NO. 22 PRINCETON READY FOR SENIOR DAY BATTLE VS. YALE
PREVIEW: Yale (5-3, 4-1 Ivy) at Princeton (7-1, 4-1 Ivy)
By Craig Sachson
For a special group of seniors, Saturday will feel especially meaningful.
Senior Day always captures the emotions. Hearing your name over the public address, running the length of Powers Field into the waiting arms of family and teammates, and celebrating one final game together inside Princeton Stadium is something you watch multiple times, but truly experience only once.
When the COVID-19 pandemic shut down athletics in the Ivy League, this Princeton group wasn’t sure it would ever get its day. The seniors had to decide to trust the process, rely on each other and train as if their moment would indeed come. That faith will be rewarded in the best way possible Saturday, as the Class of 2022 will not only get their Senior Day moment, but then they’ll play their most historic rival in a game with massive Ivy League title implications.
Princeton hosts Yale Saturday at 1 pm (ESPN+), with the winner guaranteed to play the following weekend for at least a share of the Ivy League championship. Both teams enter the game with matching 4-1 records in Ivy competition; the winner will be 5-1 going into the Nov. 20 season finale, while Dartmouth also enters the weekend 4-1, and will host Cornell Saturday at 1:30 pm.
The senior class will tell you that their own pregame festivities is secondary to the importance of the game. As sophomores, they were part of an undefeated run to the 2018 Ivy League championship — a march that included a wild 59-43 road win at Yale. They also experienced the heartbreak of a home loss to Yale the following season, which ultimately kept them from a second straight title.
They know which conclusion they liked more, and since this is the ultimate final chapter on their historic Princeton journeys, they plan on authoring the happier ending.
WEEK 9 NOTES
History Lesson • This will be the 143rd meeting between Princeton and Yale, marking the second-longest series between two college football teams (trailing only Lehigh-Lafayette). Yale leads the all-time series 78-54-10, and both teams have split the last two meetings, the last four meetings, and the last eight meetings.
These teams first met Nov. 18, 1873 in New Haven, Conn., and played countless memorable games throughout the 20th century, including a 35-31 Tiger win in 1981 that was voted the Princeton Game of the Century. More recently, this game has had a direct impact on the Ivy League race in five of the last seven years, as the team that won this game (Princeton: 2013, 2016, 2018; Yale: 2017, 2019) went to win at least a share of the Ivy League title.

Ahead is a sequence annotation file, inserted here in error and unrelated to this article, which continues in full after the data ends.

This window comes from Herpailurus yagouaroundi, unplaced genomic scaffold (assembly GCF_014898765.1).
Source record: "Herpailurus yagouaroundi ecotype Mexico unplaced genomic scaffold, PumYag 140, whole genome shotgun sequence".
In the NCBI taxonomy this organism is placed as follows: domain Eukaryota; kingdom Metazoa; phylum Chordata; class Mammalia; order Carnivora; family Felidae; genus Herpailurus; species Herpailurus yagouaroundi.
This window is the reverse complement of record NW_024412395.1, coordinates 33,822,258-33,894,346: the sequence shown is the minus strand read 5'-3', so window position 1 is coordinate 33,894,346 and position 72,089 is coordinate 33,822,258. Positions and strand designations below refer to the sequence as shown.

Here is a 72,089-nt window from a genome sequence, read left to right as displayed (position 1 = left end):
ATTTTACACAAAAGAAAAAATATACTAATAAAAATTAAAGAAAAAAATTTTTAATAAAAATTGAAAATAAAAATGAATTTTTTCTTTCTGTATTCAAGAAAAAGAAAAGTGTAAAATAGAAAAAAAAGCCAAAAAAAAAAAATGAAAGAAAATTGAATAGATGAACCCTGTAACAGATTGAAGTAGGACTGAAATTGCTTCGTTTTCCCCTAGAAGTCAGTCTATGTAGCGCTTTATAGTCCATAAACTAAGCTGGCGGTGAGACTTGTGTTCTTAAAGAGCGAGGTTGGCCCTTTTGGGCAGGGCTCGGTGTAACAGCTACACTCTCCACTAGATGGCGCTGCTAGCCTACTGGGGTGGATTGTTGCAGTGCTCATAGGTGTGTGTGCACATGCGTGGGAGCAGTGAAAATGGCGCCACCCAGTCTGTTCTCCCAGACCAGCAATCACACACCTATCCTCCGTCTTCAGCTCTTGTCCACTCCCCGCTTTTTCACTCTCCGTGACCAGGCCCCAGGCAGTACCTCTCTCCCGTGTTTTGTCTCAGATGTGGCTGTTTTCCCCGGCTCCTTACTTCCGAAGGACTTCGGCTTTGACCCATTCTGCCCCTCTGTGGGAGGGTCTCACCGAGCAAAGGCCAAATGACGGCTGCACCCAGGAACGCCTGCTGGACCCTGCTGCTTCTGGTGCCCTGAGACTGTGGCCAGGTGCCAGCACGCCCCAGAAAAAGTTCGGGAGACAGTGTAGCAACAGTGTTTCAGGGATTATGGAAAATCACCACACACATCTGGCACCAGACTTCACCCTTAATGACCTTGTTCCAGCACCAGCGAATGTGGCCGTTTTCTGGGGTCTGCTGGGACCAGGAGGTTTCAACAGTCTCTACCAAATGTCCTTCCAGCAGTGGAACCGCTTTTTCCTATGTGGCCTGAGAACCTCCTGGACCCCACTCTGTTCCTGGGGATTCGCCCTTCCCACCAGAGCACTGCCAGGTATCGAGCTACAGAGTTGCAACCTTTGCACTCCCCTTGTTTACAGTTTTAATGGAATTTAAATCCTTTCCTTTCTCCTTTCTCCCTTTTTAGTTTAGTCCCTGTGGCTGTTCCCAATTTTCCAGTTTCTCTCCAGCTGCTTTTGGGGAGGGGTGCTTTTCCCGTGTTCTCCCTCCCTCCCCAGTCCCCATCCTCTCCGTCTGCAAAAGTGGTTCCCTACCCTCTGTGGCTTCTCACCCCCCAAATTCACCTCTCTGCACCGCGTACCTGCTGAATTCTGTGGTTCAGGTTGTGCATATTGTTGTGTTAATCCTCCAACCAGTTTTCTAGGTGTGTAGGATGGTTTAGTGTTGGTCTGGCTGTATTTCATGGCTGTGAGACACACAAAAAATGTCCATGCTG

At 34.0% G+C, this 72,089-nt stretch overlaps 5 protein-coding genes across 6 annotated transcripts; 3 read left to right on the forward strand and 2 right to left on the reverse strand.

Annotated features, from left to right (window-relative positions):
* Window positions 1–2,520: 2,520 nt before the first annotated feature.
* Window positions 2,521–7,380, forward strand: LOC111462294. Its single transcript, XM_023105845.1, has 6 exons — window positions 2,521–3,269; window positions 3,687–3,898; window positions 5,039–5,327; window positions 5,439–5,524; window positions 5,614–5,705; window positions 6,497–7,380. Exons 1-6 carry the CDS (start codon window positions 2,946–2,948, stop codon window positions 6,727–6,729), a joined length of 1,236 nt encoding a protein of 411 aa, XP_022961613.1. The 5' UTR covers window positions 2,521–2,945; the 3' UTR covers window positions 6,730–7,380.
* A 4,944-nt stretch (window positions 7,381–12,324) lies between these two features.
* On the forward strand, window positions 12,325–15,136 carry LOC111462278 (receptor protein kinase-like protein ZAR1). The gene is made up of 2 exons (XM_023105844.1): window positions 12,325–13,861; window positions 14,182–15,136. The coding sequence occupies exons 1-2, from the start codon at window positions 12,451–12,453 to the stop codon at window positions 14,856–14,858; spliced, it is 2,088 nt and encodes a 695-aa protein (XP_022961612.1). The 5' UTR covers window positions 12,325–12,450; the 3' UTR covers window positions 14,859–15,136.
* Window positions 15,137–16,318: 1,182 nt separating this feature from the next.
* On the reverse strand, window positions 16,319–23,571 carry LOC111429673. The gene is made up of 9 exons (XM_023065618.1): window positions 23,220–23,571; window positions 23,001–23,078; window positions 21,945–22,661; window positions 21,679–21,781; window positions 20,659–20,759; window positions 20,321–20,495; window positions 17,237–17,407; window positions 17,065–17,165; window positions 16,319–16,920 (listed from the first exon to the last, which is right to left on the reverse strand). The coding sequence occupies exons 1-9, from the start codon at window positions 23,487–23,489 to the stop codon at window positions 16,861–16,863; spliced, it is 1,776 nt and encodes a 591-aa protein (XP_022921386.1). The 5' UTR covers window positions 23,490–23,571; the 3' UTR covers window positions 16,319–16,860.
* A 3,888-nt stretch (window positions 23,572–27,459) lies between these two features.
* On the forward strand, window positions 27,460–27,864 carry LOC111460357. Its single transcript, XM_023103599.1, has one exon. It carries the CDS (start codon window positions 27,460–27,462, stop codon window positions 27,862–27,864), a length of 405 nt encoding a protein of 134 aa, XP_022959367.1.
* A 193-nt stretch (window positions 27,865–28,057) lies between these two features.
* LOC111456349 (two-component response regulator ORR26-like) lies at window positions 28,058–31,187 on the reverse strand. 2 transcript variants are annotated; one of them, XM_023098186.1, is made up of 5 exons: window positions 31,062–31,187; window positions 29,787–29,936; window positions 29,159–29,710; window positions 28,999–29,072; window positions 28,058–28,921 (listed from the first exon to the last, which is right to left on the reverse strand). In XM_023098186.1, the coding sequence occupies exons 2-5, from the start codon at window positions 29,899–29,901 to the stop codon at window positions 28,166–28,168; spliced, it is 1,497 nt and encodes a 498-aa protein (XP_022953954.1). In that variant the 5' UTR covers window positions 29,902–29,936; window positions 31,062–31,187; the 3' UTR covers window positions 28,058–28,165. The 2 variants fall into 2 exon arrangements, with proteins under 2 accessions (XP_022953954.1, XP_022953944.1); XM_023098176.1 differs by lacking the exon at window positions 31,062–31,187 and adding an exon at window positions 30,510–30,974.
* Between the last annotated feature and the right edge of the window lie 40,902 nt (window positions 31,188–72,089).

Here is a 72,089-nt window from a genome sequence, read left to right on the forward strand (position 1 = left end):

Three For One • Princeton is the only team in the Ivy League to rank in the top three in both total offense and total defense in both all games and Ivy League games only; no other team ranks in the top three of both in either category. In Ivy games only, Princeton is averaging 372 yards per game offensively while allowing only 323.4 yards per game.
Throwing It Around • Two of the Ivy League’s top passers will be on display this weekend. Princeton senior Cole Smith ranks second in the Ivy League with 232.8 passing yards per league game this season. Yale quarterback Nolan Grooms ranks fourth overall, but he is coming off one off the best individual performances of the season when he completed 18 of 26 passes for 330 yards and three touchdowns in a 63-38 win against Brown.
Catching On • Princeton senior Jacob Birmelin leads the Ivy League in both receptions (52) and receiving yards (669). With eight more catches this season, Birmelin would become only the fourth receiver in Princeton history with multiple seasons of at least 60 catches. The others rank among the all-time best in program history:
Jesper Horsted (196 total catches): 72 in 2018, 92 in 2017
Kevin Guthrie (193 total catches): 88 in 1983, 75 in 1982
Derek Graham (177 total catches): 84 in 1983, 62 in 1984
Jacob Birmelin (119 catches currently): 60 in 2019, 52 through eight weeks of 2021
A Fine Nine • Jacob Birmelin currently ranks ninth all-time in program history with 126 career catches, and has a very realistic chance of moving inside the top six. Here is who stands ahead of him, and how many catches he would need to match them.
T4 – Chisom Opara 154 (28)
T4 – Matthew Costello 154 (28)
6 – Trey Peacock 141 (15)
7 – Judd Garrett 137 (11)
8 – Connor Kelley 129 (3)
T9 – Jacob Birmelin 126
T9 – Roman Wilson 126
Sack Exchange • Five of the Ivy League’s top nine leaders in sacks will be in action Saturday on Powers Field. Yale’s Clay Peterson leads the league with 10.5 total sacks, while Princeton’s Samuel Wright ranks second with 7.5 sacks. Tiger teammate Uche Ndukwe has six sacks despite playing in only six games, while both Princeton’s Cole Aubrey and Yale’s Reid Nickerson have five sacks apiece.
Feeling Down • Princeton leads the Ivy League in allowing the fewest opposing first downs this season (15.0). Part of that success comes from its own discipline, as it has allowed only six first downs via penalty; no other Ivy League team is in single digits in that category.
Conversion Chart • When the Princeton offense faces third downs Saturday, it will be a test of strength vs. strength. The Tigers rank second in the Ivy League with a 43% conversion rate on third downs, while the Yale defense ranks first in the league with a 23.6% allowed conversion rate.
50-50 • The Ivy League has had three games where the winning team has scored at least 50 points, and Princeton or Yale has been on that side in all three. Both scored 63 in a win (Princeton over Stetson, Yale over Brown), while Princeton also posted a 56-point game over Brown.
Class of 2022:
Samuel Wright II